Stealing honor - is it constitutionally protected?
Chad Groening - OneNewsNow - 2/4/2010 6:00:00 AM
An organization dedicated to honoring the nation's prisoners of war and missing in action service members is outraged that a federal law against lying about military medals is facing First Amendment challenges. Lawyers in California and Colorado cases have made similar arguments against the "Stolen Valor Act," saying that lying is protected by the First Amendment unless it does real harm.
A California judge rejected the motion to dismiss a charge against Xavier Alvarez of falsely claiming he received the Medal of Honor, the nation's highest military decoration. Alvarez is appealing on free speech grounds. Meanwhile in Colorado, Richard Glen Strandlof is awaiting trial on charges of falsely claiming he received a Purple Heart and Silver Star. He pleaded "not guilty" on both, and the judge has not ruled on motions raising the free-speech argument.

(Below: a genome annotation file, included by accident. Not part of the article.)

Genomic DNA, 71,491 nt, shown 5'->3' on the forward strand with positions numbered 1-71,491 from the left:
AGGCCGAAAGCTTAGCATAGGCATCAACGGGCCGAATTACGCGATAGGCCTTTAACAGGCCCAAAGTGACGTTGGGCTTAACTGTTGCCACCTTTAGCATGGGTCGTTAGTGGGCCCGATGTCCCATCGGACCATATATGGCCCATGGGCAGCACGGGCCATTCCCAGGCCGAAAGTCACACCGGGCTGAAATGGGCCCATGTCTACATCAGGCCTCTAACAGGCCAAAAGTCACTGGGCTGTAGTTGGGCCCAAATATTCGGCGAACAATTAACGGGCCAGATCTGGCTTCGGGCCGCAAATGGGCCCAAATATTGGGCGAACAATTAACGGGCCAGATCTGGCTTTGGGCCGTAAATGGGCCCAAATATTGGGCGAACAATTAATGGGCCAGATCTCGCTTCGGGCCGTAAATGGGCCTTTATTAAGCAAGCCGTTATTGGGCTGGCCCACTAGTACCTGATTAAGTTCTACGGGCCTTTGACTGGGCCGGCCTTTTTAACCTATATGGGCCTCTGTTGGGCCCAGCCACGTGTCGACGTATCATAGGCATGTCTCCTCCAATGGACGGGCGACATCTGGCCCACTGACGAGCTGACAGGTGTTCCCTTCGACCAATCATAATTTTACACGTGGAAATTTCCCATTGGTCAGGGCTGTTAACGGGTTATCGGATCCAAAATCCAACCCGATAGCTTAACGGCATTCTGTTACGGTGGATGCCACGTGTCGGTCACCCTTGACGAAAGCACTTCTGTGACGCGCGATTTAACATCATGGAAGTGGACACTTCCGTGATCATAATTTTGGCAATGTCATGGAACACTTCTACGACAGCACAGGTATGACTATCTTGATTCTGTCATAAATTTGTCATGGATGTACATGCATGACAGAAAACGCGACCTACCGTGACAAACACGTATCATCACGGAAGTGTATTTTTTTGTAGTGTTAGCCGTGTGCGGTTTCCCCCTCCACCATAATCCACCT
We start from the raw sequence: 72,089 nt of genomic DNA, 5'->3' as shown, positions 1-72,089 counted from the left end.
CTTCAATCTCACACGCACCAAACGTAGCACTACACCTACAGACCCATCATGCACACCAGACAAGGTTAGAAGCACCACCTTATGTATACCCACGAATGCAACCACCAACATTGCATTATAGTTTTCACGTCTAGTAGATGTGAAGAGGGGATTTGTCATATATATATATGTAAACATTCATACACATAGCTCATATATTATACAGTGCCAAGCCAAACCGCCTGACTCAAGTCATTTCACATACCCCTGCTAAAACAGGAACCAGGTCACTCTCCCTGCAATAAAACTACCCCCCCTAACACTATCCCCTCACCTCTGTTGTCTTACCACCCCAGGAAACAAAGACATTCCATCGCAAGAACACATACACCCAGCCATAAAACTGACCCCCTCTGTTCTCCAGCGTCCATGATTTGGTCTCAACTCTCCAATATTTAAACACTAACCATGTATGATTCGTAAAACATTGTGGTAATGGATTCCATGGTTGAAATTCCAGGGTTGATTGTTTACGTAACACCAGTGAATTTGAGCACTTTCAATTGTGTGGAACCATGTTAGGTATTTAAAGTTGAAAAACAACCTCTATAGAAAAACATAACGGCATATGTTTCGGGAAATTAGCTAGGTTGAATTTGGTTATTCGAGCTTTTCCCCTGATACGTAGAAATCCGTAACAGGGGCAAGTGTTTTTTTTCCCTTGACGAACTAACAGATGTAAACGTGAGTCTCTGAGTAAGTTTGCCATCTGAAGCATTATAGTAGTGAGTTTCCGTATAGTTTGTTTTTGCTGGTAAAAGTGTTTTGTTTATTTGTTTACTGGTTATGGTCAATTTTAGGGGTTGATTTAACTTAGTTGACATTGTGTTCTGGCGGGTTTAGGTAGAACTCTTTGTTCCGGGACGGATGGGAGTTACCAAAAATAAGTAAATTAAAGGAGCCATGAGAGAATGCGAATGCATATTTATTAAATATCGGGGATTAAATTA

Chuck Schantag, chairman of the P.O.W. Network, one of the groups that pushed for enactment of the Stolen Valor Act, says that what these men are doing is just plain wrong.
"As a veteran of Vietnam who did get wounded in '68, I have a problem with this," he argues. "They want to steal our honor, but they don't want any of the pain it took to get it. And to actually challenge this law as free speech is absolutely ludicrous, unbelievable."
The Network's chairman adds that many of those making the false claims have used fraudulent records to gain V.A. benefits. "We've seen cases where phonies have collected better than a half-million dollars of our tax dollars in benefits," Schantag notes. "To think that I paid tax for all those years just to have it given to some phony...."
The Vietnam veteran concludes it is unfortunate that there are not enough prosecutors willing to file charges against the tens of thousands of individuals around the country he believes are doing this.